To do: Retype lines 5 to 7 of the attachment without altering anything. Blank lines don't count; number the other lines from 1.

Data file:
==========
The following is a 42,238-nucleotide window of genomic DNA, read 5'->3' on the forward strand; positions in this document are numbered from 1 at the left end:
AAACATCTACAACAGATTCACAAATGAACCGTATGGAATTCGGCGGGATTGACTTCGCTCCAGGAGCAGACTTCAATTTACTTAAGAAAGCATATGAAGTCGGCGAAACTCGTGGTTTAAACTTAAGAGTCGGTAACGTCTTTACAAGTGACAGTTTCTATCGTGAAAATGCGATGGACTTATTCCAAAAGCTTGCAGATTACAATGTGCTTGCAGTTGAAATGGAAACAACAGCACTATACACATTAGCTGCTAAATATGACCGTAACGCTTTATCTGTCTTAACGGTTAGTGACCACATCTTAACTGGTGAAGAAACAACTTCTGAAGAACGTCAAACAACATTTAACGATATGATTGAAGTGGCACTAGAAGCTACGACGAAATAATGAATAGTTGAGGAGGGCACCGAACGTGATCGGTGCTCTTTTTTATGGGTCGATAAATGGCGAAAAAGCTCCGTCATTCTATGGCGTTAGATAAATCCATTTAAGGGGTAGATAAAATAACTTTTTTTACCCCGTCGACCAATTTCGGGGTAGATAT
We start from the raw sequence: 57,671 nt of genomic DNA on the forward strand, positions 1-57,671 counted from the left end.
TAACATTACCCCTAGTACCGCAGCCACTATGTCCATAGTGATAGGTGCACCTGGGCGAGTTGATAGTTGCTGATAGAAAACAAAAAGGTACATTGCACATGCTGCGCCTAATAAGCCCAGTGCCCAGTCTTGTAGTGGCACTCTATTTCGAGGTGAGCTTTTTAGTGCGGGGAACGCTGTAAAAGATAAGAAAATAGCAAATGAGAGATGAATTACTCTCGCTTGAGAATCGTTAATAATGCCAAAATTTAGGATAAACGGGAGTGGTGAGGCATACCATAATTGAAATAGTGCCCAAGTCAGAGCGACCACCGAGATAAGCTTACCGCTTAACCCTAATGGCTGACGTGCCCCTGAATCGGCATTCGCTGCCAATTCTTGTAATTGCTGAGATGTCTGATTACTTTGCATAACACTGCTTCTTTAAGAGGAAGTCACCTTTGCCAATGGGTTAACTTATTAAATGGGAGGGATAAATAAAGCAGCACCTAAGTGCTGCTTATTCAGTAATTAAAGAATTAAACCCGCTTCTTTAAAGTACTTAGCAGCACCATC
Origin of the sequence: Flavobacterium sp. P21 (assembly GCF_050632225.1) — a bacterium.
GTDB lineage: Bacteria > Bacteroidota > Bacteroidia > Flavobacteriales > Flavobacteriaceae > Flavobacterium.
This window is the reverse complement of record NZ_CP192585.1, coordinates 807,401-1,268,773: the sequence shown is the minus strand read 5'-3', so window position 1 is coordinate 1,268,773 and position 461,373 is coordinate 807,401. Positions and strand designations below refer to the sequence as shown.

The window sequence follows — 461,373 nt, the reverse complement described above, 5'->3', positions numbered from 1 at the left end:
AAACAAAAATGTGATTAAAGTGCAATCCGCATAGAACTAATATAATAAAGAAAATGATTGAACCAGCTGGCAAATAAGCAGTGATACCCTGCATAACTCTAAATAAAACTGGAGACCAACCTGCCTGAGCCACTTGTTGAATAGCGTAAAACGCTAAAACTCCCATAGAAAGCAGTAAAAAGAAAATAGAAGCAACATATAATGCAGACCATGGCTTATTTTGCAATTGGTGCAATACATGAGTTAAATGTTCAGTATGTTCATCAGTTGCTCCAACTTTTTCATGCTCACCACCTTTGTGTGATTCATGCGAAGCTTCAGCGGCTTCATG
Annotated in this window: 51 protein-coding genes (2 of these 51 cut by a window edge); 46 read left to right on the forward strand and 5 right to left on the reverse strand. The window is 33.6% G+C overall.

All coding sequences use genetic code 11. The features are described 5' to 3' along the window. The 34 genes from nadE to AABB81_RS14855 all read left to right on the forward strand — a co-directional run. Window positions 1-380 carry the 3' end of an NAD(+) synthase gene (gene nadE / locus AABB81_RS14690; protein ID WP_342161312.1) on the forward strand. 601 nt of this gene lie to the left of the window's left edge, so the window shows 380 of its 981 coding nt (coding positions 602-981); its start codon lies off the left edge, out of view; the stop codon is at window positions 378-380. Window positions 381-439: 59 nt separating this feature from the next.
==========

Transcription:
Origin of the sequence: Flavobacterium sp. P21 (assembly GCF_050632225.1) — a bacterium.
GTDB lineage: Bacteria > Bacteroidota > Bacteroidia > Flavobacteriales > Flavobacteriaceae > Flavobacterium.
This window is the reverse complement of record NZ_CP192585.1, coordinates 807,401-1,268,773: the sequence shown is the minus strand read 5'-3', so window position 1 is coordinate 1,268,773 and position 461,373 is coordinate 807,401. Positions and strand designations below refer to the sequence as shown.